Riding a wave of critical acclaim (not to mention considerable Oscar buzz) for his stunning performance as Martin Luther King, Jr. in Ava DuVernay’s electric Civil Rights Movement film Selma, David Oyelowo has signed onto another highly promising, race-related project – this time alongside 12 Years a Slave Oscar winner Lupita Nyong’o.
Oyelowo will star with the actress in indie drama Americanah. Based on the novel by renowned Nigerian writer Chimamanda Ngozi Adichie (who also penned Half of a Yellow Sun), Americanah centers on two Nigerian immigrants, Ifemelu and Obinze, who struggle for years to establish lives for themselves in the United States while keeping their romance alive. The novel, which explores the modern immigrant experience and the nature of love in the modern age, won the 2013 National Book Critics’ Circle Award in addition to a number of other honors.
I can think of no two more talented actors to bring Ifemelu and Obinze to life than Oyelowo and Nyong’o. Both are red-hot talents, and Americanah will surely soar on their combined dramatic gifts. Now that both actors are locked in, Brad Pitt’s Plan B Entertainment (which worked with Oyelowo on Selma and Nyong’o on 12 Years a Slave) is turning its attention to locating a scribe to adapt Adichie’s novel and a director to tackle the project. Something tells me they won’t have much trouble finding either.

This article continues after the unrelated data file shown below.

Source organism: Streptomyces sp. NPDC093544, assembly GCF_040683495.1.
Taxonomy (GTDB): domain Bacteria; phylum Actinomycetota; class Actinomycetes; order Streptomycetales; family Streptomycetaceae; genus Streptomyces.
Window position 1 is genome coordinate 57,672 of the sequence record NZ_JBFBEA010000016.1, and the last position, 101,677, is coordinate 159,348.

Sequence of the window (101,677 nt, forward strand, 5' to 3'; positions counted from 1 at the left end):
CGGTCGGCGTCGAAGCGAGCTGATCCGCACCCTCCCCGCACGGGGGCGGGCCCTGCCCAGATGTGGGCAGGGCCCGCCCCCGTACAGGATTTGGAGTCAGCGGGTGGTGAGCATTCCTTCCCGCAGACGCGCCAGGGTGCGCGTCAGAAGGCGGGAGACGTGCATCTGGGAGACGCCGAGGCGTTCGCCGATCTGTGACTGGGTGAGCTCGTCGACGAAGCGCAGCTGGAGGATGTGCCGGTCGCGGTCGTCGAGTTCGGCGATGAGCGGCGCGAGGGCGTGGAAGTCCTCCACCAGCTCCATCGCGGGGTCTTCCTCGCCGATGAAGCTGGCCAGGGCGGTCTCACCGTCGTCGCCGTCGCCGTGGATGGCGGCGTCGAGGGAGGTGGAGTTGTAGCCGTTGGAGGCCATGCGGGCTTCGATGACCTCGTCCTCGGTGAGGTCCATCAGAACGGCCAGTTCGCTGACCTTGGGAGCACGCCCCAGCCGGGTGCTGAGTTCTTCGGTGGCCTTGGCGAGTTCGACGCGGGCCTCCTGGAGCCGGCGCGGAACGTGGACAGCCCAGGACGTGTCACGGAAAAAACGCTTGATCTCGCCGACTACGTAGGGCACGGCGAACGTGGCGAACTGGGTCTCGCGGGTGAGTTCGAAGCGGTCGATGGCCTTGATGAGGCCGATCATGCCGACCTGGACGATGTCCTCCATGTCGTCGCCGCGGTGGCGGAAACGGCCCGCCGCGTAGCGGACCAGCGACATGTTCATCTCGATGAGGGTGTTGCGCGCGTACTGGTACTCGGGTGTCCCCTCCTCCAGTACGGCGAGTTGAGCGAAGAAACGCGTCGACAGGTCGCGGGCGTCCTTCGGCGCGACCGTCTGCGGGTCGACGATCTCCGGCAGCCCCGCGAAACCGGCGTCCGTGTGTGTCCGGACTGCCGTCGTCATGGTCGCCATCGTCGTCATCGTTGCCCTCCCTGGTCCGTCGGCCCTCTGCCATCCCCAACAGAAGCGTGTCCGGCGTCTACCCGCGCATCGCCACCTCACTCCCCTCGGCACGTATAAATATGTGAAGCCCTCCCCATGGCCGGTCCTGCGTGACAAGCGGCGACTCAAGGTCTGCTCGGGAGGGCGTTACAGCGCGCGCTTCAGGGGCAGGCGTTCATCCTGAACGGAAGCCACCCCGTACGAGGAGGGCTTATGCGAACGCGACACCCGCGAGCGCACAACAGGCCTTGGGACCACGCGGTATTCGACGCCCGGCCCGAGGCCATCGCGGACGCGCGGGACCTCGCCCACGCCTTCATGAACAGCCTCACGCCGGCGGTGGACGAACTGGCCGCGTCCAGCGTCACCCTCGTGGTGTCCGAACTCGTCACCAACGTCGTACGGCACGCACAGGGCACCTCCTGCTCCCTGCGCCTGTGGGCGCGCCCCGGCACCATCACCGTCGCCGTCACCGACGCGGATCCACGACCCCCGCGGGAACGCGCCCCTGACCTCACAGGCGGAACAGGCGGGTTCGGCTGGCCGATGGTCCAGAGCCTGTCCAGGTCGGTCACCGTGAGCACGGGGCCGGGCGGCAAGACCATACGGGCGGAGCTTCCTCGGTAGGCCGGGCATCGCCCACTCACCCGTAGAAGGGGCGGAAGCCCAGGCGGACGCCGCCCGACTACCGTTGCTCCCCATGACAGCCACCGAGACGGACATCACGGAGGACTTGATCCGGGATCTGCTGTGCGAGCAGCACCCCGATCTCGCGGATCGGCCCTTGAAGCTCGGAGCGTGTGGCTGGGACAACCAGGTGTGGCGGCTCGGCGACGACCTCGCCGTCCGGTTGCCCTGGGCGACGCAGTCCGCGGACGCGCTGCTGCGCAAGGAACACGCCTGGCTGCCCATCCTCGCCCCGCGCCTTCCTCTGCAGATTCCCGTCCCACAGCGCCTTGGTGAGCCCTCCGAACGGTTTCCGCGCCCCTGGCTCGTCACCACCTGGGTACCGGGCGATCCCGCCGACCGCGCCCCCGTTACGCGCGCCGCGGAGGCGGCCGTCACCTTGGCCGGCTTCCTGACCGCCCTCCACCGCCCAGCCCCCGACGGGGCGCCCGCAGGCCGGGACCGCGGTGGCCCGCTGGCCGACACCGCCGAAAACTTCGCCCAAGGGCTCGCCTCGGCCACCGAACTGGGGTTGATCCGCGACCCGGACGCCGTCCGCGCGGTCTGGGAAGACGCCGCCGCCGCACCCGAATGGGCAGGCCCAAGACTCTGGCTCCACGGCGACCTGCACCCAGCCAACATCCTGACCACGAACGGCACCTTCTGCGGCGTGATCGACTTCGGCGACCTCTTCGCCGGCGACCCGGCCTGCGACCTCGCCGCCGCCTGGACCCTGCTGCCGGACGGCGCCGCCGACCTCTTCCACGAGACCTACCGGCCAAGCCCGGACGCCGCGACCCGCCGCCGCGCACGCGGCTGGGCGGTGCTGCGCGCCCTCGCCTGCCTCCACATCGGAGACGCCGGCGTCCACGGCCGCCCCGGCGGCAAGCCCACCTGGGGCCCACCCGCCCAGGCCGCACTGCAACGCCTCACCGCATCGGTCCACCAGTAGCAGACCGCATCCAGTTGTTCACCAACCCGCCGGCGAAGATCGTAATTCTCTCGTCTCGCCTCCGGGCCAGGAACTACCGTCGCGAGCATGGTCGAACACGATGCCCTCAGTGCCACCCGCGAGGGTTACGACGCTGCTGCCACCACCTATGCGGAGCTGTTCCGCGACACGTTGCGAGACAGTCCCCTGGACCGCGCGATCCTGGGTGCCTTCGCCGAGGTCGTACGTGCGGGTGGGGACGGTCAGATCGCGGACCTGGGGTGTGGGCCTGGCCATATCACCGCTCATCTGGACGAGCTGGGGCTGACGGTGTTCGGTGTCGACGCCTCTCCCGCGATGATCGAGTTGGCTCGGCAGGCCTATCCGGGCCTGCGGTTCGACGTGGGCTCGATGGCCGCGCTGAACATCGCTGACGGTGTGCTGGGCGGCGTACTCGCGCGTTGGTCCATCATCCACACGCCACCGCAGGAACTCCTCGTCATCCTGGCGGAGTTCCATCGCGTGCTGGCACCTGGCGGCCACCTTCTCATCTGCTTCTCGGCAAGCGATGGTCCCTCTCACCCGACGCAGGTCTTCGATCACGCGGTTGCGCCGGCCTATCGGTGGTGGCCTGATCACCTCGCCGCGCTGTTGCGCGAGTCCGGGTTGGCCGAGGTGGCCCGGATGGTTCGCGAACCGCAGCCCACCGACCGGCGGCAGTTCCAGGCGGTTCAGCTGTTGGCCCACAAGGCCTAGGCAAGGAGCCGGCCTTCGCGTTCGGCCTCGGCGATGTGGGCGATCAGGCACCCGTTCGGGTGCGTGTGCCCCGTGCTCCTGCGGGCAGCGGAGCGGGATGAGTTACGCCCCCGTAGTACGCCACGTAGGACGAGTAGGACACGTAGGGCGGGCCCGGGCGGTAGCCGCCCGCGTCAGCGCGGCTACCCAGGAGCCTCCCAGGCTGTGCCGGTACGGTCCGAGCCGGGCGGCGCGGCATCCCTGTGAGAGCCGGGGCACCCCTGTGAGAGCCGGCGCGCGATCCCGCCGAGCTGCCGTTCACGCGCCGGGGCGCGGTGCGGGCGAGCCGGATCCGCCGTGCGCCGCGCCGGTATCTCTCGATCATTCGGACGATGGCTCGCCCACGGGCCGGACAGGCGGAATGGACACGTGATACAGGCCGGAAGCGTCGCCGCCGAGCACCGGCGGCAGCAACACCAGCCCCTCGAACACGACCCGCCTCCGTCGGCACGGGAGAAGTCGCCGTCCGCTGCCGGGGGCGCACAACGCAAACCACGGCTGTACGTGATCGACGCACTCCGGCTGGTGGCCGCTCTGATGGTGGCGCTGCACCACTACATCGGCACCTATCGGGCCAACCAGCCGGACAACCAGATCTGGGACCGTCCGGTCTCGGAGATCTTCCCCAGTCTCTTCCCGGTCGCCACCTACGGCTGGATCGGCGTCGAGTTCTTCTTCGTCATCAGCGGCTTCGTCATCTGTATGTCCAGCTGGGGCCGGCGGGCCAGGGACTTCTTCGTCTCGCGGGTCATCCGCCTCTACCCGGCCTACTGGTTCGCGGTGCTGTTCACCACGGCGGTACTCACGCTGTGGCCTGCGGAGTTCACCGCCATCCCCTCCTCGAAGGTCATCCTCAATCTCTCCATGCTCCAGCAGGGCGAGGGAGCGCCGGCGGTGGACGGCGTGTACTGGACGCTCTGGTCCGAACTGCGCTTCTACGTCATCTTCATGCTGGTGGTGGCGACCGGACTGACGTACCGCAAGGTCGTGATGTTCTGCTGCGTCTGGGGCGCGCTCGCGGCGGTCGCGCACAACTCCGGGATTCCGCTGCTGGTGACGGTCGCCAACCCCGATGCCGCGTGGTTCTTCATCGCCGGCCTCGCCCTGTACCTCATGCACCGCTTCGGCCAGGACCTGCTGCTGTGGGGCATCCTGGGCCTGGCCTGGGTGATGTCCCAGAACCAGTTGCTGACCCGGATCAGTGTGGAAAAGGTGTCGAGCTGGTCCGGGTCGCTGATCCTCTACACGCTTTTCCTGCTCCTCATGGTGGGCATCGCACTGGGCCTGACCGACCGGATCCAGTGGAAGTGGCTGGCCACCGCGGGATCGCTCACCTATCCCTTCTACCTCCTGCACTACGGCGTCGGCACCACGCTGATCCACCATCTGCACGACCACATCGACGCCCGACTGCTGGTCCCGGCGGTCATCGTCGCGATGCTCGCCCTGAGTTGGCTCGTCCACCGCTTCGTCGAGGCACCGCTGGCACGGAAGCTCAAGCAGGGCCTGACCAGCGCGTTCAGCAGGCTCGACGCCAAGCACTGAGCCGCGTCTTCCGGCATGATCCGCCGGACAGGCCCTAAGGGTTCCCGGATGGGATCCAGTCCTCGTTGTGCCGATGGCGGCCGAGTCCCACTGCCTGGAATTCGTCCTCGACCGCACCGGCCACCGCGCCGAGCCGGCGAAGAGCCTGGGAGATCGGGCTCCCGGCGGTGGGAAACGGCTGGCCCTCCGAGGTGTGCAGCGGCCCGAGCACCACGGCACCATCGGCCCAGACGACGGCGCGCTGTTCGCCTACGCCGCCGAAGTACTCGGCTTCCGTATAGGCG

Check out the plot summary below for more on Americanah, which is already atop my list of films to look forward to:
A powerful, tender story of race and identity by Chimamanda Ngozi Adichie, the award-winning author of Half of a Yellow Sun.
Ifemelu and Obinze are young and in love when they depart military-ruled Nigeria for the West. Beautiful, self-assured Ifemelu heads for America, where despite her academic success, she is forced to grapple with what it means to be black for the first time. Quiet, thoughtful Obinze had hoped to join her, but with post-9/11 America closed to him, he instead plunges into a dangerous, undocumented life in London. Fifteen years later, they reunite in a newly democratic Nigeria, and reignite their passion—for each other and for their homeland.